Declaration of Independence (American)

The American Declaration of Independence of 4 July 1776 was both the effective announcement of the American War of Independence, and the starting point for most American constitutional theory. It was written, with only the slightest amendment from a committee, by Thomas Jefferson, although he himself denied that it was in any sense original, stemming as it does both generally from John Locke’s theories of government, and more specifically from earlier American statements like that of the slightly earlier Virginia Declaration of Rights. It falls into two parts: an initial statement which has become famous, asserting the theory that government exists only to protect mankind’s inalienable rights to ‘life, liberty and the pursuit of happiness’; and a set of some 30 indictments against the British Crown for offences ranging from the deeply constitutional to mere policy disagreements. As a constitutional document it has a very vague status, and neither the US Supreme Court nor constitutional theorists are very willing to use it to support arguments in court, as it has less effective force than the preambles typically found at the beginning of all written constitutions. In part this is because it is, overtly, a revolutionary document and therefore hardly suitable as part of a constitution, which is a description of an ongoing political system; and partly it is because the rights enshrined in it are so broad as not to be justiciable. The most interesting right guaranteed is the right to pursue happiness, not the right to achieve it nor be granted it.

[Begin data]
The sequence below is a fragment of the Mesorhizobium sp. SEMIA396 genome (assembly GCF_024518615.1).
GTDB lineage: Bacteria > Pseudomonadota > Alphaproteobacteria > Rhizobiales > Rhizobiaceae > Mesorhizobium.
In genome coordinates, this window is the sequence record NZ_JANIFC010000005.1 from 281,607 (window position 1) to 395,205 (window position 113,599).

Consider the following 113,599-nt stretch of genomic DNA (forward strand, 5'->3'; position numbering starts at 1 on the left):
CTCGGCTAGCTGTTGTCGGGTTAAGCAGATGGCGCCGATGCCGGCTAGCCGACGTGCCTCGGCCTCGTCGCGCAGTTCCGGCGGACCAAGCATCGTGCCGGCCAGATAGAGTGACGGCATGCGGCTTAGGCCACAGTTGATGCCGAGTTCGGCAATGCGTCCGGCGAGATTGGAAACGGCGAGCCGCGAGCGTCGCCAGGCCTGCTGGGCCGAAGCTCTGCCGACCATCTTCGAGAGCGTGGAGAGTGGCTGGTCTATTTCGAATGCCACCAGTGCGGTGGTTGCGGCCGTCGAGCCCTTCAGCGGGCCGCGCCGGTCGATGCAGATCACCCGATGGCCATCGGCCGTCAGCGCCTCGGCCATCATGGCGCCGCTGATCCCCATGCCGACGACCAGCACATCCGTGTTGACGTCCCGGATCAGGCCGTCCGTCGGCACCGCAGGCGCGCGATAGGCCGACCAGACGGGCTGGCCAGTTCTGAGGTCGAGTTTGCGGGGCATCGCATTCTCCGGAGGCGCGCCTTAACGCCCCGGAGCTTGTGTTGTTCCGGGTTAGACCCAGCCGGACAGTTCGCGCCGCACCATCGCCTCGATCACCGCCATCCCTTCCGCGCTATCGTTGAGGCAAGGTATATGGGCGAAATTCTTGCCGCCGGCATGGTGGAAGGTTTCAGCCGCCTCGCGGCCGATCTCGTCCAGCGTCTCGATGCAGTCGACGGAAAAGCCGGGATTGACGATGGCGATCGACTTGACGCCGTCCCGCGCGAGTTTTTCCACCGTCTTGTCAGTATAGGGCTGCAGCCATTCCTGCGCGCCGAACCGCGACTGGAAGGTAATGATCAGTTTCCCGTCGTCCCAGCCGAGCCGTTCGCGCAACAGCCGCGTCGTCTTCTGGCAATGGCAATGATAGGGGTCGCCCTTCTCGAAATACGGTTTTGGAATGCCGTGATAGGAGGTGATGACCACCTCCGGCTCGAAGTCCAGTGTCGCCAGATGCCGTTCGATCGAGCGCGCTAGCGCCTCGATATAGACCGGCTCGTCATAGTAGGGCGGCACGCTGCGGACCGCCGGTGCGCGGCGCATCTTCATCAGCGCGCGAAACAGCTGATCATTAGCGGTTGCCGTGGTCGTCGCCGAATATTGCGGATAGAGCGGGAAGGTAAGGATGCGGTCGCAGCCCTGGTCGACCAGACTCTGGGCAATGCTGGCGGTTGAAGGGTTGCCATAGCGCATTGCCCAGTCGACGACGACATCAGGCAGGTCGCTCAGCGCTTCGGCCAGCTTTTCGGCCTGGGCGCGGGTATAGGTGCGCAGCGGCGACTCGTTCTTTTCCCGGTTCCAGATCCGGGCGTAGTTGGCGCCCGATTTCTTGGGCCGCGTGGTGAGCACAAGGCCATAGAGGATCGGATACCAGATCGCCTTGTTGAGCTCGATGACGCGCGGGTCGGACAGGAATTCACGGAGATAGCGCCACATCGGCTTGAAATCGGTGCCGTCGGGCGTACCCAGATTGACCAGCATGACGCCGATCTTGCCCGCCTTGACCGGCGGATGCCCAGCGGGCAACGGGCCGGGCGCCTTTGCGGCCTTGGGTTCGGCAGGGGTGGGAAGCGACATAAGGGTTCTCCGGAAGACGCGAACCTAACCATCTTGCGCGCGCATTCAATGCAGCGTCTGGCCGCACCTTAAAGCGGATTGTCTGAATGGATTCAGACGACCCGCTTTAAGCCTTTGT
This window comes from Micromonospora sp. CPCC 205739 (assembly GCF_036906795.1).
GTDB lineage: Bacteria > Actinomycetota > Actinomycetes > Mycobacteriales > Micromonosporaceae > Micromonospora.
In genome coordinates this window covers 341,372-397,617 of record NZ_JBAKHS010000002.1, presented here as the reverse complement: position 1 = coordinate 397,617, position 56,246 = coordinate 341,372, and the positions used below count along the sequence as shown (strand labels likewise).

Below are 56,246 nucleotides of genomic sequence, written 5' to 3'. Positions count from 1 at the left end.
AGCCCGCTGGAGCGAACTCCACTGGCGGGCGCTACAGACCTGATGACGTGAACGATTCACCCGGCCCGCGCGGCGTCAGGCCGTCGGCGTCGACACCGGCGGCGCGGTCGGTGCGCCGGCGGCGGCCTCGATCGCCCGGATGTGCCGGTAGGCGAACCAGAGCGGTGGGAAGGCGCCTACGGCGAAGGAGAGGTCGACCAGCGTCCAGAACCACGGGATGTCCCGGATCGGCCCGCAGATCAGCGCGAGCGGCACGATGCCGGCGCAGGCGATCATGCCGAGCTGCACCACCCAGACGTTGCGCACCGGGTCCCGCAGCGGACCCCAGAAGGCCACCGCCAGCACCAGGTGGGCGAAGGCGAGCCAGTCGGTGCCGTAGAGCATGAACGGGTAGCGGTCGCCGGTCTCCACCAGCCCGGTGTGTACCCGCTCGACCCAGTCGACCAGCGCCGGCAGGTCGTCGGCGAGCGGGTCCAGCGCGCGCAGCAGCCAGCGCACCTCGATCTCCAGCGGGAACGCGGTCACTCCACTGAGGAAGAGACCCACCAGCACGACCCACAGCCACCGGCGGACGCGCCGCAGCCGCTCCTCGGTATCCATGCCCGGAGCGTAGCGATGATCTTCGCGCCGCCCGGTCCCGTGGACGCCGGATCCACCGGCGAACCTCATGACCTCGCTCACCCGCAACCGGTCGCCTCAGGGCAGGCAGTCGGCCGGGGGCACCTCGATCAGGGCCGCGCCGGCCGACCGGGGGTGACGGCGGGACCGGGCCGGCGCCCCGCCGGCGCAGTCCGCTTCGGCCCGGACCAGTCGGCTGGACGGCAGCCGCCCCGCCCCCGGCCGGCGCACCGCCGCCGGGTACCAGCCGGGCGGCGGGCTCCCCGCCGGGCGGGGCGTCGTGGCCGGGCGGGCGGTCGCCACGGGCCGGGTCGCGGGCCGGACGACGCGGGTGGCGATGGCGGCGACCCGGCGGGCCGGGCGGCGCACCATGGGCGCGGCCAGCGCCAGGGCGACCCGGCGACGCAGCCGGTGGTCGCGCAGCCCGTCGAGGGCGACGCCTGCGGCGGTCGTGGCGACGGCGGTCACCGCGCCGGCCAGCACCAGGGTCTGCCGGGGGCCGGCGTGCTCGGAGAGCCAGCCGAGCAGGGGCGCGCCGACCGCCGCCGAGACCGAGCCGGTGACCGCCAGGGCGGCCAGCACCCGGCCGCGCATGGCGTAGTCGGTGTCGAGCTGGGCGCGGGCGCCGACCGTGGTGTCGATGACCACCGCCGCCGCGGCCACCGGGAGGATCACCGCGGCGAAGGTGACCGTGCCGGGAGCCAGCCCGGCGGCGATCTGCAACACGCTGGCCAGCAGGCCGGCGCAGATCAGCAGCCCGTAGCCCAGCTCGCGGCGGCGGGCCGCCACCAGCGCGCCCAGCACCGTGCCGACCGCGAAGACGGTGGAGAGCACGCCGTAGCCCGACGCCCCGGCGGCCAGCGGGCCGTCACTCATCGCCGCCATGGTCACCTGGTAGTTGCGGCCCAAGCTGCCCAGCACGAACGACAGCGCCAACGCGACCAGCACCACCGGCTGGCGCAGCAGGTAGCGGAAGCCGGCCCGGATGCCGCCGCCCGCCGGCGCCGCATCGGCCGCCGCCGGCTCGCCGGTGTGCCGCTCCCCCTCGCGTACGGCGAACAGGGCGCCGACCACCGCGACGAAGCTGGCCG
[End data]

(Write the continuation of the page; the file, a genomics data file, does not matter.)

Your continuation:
Declaration of the Rights of Man and of the Citizen

This human rights document, passed by the French National Assembly in 1789 at the height of revolutionary fervour, is one of the earliest in legal history, being only two years younger than the US Constitution itself. It is treated with great veneration by the French, and indeed is used extensively by the French Conseil constitutionnel as a source of constitutional doctrine. It was indeed radical in its day, but can seem curiously disappointing when read against 20th-century expectations of what rights such a document should protect, and how trenchantly it should protect them. Its radicalism is, perhaps, demonstrated more in its egalitarianism than in its protection of liberal rights. Article 1 states: ‘The only permissible basis for social distinction is public utility’, and other articles ensure the French dream of ‘a career open to the talents’. Executive power is restricted to what the legislature ordains, but there are virtually no limitations on what legislation can achieve. Indeed, Article 7, while providing that no one can be accused, arrested or detained except as provided by legislation, goes on to say that anyone charged under legislation must immediately obey, and ‘resistance renders him culpable’. Even the protection against persecution for opinions and religious beliefs in Article 10 makes an exception if the manifestation of them disturbs public order. Even the egalitarianism enshrined in the Declaration is limited, because property is defined as an ‘inviolable and sacred right’ in the final article, and indeed the article’s requirement for compensation if property is taken for public purposes has been used by the Conseil constitutionnel to limit nationalization legislation in the Fifth Republic. While this particular example may stress the conservative nature of the document, it has in fact become a very important part of the bloc de constitutionnalité developed by the Conseil, demonstrating how enduring such constitutional documents may be in their effect.